One afternoon, a nice 95-year-old man came in, referred by his physician, for new-onset A-fib. With him were two people: a neighbor and a coworker. Yes, this man was still working. At 95, he was working as a law consultant. He was very sweet and funny.
Through the course of the afternoon and evening it became apparent that he would be admitted to telemetry. Finally, at about ten pm, the two people at his bedside decided that they had to go home. I happened to be in the room at the time (thank goodness). The next-door neighbor said, "Don't worry, I'll look in on Vera for you."
"Who is Vera?" I asked. "Your cat?"
No. Vera was his slightly demented, frail, 97-year-old wife. She was okay to be left alone for a few hours during the day, but she tended to sundown at night.
I told the patient and his visitors that I didn't feel comfortable with leaving Vera alone all night by herself, even though the neighbor said that he would look in on her every hour during the night. I felt that Vera might even be alarmed if she saw a strange man in her apartment, or woke to find her husband not there, and that she might try to leave to look for him, or fall and break something, or otherwise injure herself. The couple had no children and no one who could come and stay with her.
I called the nursing supervisor and talked to the ER attending, and they agreed with me that we needed a social admit for Vera. She could even stay in her husband's room with him. I told the neighbor and coworker the plan, and that they needed to bring Vera back to the hospital.
About an hour and a half later, I got a frantic phone call from the coworker. She said that she had called EMS and that they were refusing to transport Vera; that one of the EMTs there said that they had no obligation to take Vera to our hospital, and that if he DID transport her it would be to Scary Ghetto Hospital a mile away. I told her to put him on the phone.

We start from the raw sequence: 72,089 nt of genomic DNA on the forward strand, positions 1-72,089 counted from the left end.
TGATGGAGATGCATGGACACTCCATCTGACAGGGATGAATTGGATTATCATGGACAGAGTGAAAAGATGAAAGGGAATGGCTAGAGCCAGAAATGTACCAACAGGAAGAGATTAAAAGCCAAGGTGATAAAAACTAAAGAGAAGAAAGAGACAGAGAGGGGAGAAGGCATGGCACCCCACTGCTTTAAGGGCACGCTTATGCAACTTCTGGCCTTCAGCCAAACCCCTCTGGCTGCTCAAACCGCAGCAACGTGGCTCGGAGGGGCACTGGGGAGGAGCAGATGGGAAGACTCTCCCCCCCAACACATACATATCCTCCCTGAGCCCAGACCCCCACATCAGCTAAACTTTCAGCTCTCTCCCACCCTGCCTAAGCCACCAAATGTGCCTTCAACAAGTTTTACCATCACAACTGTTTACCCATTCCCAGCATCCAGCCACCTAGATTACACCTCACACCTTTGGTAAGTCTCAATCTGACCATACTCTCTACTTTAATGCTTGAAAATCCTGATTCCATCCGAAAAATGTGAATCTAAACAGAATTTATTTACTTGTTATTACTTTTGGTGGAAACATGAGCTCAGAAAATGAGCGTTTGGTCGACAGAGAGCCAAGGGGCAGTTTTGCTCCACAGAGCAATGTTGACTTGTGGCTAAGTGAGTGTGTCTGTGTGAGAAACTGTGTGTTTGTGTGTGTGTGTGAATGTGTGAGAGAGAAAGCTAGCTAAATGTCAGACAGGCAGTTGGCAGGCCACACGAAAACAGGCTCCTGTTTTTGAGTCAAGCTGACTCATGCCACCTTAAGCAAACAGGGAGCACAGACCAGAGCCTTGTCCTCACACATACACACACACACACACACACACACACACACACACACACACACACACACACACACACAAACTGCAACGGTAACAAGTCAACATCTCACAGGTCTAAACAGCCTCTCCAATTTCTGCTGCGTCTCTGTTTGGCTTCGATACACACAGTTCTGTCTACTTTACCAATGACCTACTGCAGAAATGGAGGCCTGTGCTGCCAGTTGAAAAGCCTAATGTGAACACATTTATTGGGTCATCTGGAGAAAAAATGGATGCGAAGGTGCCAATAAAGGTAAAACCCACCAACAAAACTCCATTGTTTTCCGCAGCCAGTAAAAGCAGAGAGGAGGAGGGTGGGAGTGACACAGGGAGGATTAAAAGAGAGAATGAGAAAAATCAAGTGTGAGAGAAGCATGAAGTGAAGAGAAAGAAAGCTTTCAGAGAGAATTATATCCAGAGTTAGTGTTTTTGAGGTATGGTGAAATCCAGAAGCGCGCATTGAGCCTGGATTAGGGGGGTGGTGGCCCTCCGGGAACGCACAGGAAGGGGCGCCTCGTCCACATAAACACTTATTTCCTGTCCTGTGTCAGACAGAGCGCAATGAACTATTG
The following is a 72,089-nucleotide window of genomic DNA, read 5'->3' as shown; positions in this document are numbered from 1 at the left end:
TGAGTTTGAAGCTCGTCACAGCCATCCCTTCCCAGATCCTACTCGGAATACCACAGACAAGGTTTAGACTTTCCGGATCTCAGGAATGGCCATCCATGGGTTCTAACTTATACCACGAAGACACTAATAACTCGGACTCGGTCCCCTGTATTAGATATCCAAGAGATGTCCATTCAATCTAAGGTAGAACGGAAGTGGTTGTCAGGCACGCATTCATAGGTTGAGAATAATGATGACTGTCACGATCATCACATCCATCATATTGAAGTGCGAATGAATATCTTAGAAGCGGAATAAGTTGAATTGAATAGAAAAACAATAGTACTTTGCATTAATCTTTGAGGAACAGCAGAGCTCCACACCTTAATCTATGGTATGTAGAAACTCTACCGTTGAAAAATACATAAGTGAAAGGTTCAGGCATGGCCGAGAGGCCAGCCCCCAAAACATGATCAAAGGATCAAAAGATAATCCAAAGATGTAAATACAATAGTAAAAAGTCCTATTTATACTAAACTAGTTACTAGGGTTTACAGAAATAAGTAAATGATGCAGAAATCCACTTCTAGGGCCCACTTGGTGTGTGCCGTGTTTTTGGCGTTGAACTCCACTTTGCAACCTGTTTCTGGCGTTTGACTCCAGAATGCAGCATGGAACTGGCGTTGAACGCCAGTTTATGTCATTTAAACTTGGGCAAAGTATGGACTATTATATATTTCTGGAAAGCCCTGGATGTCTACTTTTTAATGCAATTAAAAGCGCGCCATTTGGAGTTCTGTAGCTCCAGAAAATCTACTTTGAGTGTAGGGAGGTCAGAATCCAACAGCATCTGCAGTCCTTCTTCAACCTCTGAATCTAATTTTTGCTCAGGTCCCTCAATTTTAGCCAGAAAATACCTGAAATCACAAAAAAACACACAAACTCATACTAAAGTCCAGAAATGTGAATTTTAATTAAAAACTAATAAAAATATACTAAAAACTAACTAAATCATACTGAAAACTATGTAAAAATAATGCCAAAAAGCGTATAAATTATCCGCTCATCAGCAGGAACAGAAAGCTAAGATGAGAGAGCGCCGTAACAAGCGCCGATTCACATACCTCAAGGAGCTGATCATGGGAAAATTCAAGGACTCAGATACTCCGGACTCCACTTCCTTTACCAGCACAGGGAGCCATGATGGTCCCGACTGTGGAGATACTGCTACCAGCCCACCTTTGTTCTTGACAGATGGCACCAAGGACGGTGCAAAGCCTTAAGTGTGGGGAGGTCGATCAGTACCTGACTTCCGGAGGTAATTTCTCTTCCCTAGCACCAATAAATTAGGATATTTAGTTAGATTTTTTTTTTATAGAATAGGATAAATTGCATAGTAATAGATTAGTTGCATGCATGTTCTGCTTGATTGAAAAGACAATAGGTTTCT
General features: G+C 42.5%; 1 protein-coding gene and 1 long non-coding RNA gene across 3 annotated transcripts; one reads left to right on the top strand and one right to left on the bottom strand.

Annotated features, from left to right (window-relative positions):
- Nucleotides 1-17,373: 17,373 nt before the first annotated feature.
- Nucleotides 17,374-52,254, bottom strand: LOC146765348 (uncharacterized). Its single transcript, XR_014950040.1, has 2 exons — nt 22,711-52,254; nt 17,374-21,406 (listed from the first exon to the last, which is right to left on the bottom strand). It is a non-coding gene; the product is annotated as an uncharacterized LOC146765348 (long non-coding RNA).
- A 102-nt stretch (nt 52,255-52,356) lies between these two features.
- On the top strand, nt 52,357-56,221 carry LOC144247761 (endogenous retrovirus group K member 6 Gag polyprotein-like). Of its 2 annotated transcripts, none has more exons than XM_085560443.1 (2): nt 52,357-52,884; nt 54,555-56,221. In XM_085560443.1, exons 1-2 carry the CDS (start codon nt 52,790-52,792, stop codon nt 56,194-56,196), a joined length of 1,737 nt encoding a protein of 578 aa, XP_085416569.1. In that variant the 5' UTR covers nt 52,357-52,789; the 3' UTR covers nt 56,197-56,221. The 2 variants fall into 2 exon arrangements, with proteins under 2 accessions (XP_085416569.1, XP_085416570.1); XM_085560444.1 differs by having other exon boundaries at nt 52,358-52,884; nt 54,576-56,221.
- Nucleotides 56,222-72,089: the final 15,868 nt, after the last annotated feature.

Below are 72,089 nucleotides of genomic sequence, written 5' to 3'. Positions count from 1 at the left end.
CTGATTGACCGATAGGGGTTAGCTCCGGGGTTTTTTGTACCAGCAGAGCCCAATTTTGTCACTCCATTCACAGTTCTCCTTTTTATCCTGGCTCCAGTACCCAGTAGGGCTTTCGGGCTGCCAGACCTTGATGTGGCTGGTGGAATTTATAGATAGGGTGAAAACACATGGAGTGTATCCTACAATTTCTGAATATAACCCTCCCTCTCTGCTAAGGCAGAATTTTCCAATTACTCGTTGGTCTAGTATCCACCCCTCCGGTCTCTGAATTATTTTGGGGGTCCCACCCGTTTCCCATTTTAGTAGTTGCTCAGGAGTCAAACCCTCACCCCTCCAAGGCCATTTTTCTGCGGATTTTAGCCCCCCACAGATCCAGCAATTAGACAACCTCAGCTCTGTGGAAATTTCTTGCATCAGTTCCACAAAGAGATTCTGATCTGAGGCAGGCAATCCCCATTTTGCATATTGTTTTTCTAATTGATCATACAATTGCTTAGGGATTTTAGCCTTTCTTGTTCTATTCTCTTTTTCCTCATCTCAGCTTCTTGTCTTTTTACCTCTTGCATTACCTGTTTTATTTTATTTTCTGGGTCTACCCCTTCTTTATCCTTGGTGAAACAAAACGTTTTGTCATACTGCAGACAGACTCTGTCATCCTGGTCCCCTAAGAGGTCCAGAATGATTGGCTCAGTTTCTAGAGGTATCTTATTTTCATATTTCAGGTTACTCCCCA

He SCREAMED at me about this being ambulance abuse. HOW DARE I tell this lady to call EMS for MERE TRANSPORT (which I didn't--I assumed she would call a car service or something). He DEMANDED the name of my supervisor and my name, which I cheerfully gave him, and said, "Are you refusing to transport? Will you transport her later when she falls and breaks her hip? I know for a fact that if you had been called to transport her husband [he was a walk-in] that you would have brought her along for the ride because she can't be left alone."
He hemmed and hawed and mumbled something about telling his supervisor, and then hung up.
I relayed the situation to the nursing supervisor and to our ER attending, who happens to be the director of our EMS training program. His eyes bugged out a little and he said, quietly, "Send him to me when they get here."
Minutes later, the ambulance showed up. They were walking in this little, tottering old lady. Even 17-year-old "I vomited once yesterday" cases get wheelchairs. Our attending leaped up, got a chair for the lady, and redirected the EMS guy while his partner wheeled her up to be triaged. He rolled his eyes and apologized for his partner.
The reunion of the couple was very sweet. "Vera!" said the elderly man. "I missed you! Now we can talk before we go to bed, just like every night!" She tottered over to his bedside and gave him a kiss. "I'm so happy to see you," she said.
So, did I do the right thing? Or am I a vicious EMS abuser?